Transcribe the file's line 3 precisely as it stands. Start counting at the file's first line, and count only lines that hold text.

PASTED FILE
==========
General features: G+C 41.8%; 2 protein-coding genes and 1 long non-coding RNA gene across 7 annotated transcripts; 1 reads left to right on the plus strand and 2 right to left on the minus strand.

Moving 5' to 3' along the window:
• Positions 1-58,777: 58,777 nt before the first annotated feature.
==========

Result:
• Positions 1-58,777: 58,777 nt before the first annotated feature.